a bonding agent for securing said top surface in abutting relationship with said cavity; and
whereby the grinding apparatus may assume a first position wherein said bearing surfaces slidably engage the support surface and upon rolling about a longitudinal axis of said shoe assume an alternate position wherein one of said sides engages the support surface to frictionally resist a sliding motion over the support surfaces.
This application is a continuation-in-part of U.S. patent application Ser. No. 08/890,595, filed Jul. 9, 1997 now U.S. Pat. No. 6,006,451 which was a Continuation-in-Part of Ser. No. 08/799,062, filed Feb. 10, 1997, now U.S. Pat. No.5,970,631 claiming priority of Provisional Application 60/022,318 filed Jul. 23, 1996, all of which are incorporated herein by reference.
1. Field of the Invention
The present invention relates to articles of footwear adapted to support the traditional functions of footwear as well as to facilitate sliding over, for instance, a pipe rail, curb, an edged surface or the like.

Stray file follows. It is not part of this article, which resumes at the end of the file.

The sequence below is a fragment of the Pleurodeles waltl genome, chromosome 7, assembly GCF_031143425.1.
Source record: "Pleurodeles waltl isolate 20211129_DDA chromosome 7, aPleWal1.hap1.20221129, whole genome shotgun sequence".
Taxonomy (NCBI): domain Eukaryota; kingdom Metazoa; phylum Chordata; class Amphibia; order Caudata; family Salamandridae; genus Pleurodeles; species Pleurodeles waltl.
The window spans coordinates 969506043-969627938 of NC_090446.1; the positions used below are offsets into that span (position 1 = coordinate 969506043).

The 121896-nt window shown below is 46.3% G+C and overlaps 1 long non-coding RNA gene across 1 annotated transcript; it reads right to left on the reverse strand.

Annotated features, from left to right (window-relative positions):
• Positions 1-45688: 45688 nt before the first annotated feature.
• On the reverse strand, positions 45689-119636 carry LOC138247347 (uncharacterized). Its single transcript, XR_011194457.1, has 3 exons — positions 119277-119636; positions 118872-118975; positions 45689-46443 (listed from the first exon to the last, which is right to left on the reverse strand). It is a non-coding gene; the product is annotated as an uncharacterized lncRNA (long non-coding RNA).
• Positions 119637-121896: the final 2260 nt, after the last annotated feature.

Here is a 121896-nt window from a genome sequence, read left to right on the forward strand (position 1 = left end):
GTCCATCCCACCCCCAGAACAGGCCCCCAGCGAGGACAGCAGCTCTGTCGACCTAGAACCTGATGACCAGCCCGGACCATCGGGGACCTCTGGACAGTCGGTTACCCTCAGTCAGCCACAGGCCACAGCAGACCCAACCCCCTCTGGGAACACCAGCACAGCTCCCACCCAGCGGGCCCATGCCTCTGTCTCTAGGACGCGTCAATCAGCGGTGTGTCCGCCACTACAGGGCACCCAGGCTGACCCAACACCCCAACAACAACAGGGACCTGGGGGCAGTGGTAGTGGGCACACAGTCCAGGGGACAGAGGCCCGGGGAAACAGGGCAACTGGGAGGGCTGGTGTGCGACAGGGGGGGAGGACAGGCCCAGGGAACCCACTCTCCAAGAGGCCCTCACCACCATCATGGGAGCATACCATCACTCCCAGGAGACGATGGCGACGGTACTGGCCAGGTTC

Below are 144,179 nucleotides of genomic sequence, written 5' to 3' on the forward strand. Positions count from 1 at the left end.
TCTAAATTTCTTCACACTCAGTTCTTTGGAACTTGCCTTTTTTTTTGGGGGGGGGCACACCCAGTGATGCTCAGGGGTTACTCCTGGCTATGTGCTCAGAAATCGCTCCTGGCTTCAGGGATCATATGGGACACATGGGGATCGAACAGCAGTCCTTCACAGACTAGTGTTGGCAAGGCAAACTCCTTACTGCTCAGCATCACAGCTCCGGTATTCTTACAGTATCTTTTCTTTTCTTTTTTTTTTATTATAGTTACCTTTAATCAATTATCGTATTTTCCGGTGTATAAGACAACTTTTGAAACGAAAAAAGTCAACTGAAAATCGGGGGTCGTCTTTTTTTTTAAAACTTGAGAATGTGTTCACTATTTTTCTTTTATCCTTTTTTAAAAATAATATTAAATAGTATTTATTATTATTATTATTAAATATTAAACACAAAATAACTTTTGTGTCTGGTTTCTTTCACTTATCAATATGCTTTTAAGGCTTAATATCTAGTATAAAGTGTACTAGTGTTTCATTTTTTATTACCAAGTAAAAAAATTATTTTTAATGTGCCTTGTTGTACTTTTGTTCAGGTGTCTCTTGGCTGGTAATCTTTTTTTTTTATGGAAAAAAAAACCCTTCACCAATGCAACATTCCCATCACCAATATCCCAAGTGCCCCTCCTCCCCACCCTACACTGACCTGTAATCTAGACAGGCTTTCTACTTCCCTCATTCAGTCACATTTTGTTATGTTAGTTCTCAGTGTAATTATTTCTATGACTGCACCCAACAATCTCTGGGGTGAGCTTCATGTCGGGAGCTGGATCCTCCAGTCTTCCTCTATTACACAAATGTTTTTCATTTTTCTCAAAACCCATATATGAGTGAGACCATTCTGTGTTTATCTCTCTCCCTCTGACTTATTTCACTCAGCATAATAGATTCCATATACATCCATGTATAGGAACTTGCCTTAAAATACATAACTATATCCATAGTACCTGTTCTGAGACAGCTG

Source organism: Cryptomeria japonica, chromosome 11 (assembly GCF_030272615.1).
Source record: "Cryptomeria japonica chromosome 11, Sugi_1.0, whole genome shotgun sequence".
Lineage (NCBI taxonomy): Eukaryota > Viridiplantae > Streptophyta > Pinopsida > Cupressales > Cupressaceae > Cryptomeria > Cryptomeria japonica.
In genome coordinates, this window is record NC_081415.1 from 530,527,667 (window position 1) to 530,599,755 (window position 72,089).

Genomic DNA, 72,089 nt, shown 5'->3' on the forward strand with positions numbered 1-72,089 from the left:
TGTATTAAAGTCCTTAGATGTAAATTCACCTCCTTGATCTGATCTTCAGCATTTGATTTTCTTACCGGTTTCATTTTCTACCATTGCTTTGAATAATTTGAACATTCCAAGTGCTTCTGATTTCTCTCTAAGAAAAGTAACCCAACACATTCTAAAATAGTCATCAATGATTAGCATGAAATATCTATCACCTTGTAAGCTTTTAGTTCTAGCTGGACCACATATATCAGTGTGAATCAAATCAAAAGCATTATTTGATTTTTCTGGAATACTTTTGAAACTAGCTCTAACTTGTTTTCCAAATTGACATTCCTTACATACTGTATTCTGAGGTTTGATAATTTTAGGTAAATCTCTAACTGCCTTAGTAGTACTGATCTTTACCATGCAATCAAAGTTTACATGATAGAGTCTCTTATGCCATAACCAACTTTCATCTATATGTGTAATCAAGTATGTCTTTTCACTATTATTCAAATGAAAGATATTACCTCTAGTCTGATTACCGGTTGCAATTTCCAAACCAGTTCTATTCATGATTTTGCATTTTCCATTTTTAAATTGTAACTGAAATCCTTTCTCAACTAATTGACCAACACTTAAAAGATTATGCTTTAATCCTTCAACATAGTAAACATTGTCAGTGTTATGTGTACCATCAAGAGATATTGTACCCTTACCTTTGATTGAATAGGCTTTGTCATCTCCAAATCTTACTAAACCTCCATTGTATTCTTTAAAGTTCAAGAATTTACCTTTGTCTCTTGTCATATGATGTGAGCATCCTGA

2. Description of the Prior Art
Athletes donning in-line skates or riding skateboards and leaping onto curbs, rails, or other manmade obstacles to contact the metallic or wooden surface of the skate or skateboard with the curb and sliding therealong has come to be known as "grinding". The continued increase in popularity of grinding has led to a demand for athletic shoes incorporating a plate for performing similar and novel sliding maneuvers over rigid support surfaces commonly found outdoors in a variety of places such as parking lots and walkways as well as those built at manmade skate parks. Examples of such devices can be seen in our earlier application U.S. Ser. No. 08/890,595, filed Jul. 9, 1997, now U.S. Pat. No. 6,006,451 and sold under the to brand name of SOAP®. Generally, the SOAP® brand shoes enable normal walking and running functions while incorporating a plate recessed upwardly from the bottom surface of the shoe sole for grinding along the rigid support surfaces as provided by pipe railings, curbs, and similar objects.